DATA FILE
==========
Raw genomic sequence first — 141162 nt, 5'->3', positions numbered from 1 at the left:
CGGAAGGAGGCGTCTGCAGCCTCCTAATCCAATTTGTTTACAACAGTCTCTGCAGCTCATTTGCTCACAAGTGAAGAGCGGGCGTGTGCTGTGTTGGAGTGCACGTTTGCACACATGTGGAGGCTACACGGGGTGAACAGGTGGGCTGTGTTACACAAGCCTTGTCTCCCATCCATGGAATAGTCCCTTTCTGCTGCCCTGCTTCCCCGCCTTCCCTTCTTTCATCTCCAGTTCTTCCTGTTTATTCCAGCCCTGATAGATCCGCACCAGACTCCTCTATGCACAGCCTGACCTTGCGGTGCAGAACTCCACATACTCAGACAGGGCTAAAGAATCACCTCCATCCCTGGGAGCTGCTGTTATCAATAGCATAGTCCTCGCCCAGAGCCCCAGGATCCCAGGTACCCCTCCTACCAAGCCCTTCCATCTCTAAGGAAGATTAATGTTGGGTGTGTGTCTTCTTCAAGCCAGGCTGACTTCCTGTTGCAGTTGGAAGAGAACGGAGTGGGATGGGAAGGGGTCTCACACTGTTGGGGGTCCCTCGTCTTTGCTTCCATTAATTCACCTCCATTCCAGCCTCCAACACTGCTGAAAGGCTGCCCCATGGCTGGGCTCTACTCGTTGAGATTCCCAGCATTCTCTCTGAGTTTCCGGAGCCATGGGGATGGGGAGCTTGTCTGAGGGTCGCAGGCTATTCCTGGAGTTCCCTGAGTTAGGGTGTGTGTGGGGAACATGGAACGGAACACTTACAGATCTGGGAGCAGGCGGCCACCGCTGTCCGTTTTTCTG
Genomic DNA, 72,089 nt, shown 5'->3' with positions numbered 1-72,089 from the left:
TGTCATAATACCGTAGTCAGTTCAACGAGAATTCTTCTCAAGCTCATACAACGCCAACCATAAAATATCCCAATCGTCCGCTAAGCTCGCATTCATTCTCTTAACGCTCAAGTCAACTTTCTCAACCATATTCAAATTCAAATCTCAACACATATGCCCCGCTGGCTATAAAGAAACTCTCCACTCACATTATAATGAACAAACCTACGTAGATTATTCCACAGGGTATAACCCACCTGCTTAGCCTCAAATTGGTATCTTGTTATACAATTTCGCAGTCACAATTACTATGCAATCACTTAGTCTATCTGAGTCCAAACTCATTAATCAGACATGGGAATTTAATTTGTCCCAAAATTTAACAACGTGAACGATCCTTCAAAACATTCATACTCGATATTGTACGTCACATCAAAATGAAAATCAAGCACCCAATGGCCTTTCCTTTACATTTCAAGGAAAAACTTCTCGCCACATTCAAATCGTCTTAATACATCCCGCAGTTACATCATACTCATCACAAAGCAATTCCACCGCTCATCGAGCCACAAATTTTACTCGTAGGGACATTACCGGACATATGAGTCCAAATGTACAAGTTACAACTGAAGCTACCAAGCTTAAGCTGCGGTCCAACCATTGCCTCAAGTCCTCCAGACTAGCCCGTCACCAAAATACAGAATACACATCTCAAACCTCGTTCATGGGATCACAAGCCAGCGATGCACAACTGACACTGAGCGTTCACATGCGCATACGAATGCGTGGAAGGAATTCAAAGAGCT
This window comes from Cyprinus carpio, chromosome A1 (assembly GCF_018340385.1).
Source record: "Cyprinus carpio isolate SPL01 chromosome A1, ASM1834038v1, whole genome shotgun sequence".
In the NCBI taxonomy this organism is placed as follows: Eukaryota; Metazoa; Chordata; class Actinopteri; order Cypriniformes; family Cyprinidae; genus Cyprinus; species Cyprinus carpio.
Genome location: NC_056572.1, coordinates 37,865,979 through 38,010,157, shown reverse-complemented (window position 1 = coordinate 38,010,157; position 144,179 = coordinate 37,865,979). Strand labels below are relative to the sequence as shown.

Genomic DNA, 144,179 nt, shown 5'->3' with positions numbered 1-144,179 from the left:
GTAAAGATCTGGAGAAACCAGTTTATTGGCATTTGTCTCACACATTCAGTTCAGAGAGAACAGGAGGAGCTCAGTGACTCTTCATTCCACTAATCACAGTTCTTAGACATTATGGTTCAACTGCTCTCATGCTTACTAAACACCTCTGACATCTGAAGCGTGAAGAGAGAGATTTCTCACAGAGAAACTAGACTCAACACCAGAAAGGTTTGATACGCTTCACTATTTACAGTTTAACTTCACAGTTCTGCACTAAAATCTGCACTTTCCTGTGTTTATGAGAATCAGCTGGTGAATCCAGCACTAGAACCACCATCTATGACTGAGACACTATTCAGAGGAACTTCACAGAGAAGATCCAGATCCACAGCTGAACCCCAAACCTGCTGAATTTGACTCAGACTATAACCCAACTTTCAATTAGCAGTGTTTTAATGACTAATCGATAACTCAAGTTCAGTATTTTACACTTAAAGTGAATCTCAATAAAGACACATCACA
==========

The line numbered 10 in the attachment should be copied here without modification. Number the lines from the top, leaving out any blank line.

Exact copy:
GTAAAGATCTGGAGAAACCAGTTTATTGGCATTTGTCTCACACATTCAGTTCAGAGAGAACAGGAGGAGCTCAGTGACTCTTCATTCCACTAATCACAGTTCTTAGACATTATGGTTCAACTGCTCTCATGCTTACTAAACACCTCTGACATCTGAAGCGTGAAGAGAGAGATTTCTCACAGAGAAACTAGACTCAACACCAGAAAGGTTTGATACGCTTCACTATTTACAGTTTAACTTCACAGTTCTGCACTAAAATCTGCACTTTCCTGTGTTTATGAGAATCAGCTGGTGAATCCAGCACTAGAACCACCATCTATGACTGAGACACTATTCAGAGGAACTTCACAGAGAAGATCCAGATCCACAGCTGAACCCCAAACCTGCTGAATTTGACTCAGACTATAACCCAACTTTCAATTAGCAGTGTTTTAATGACTAATCGATAACTCAAGTTCAGTATTTTACACTTAAAGTGAATCTCAATAAAGACACATCACA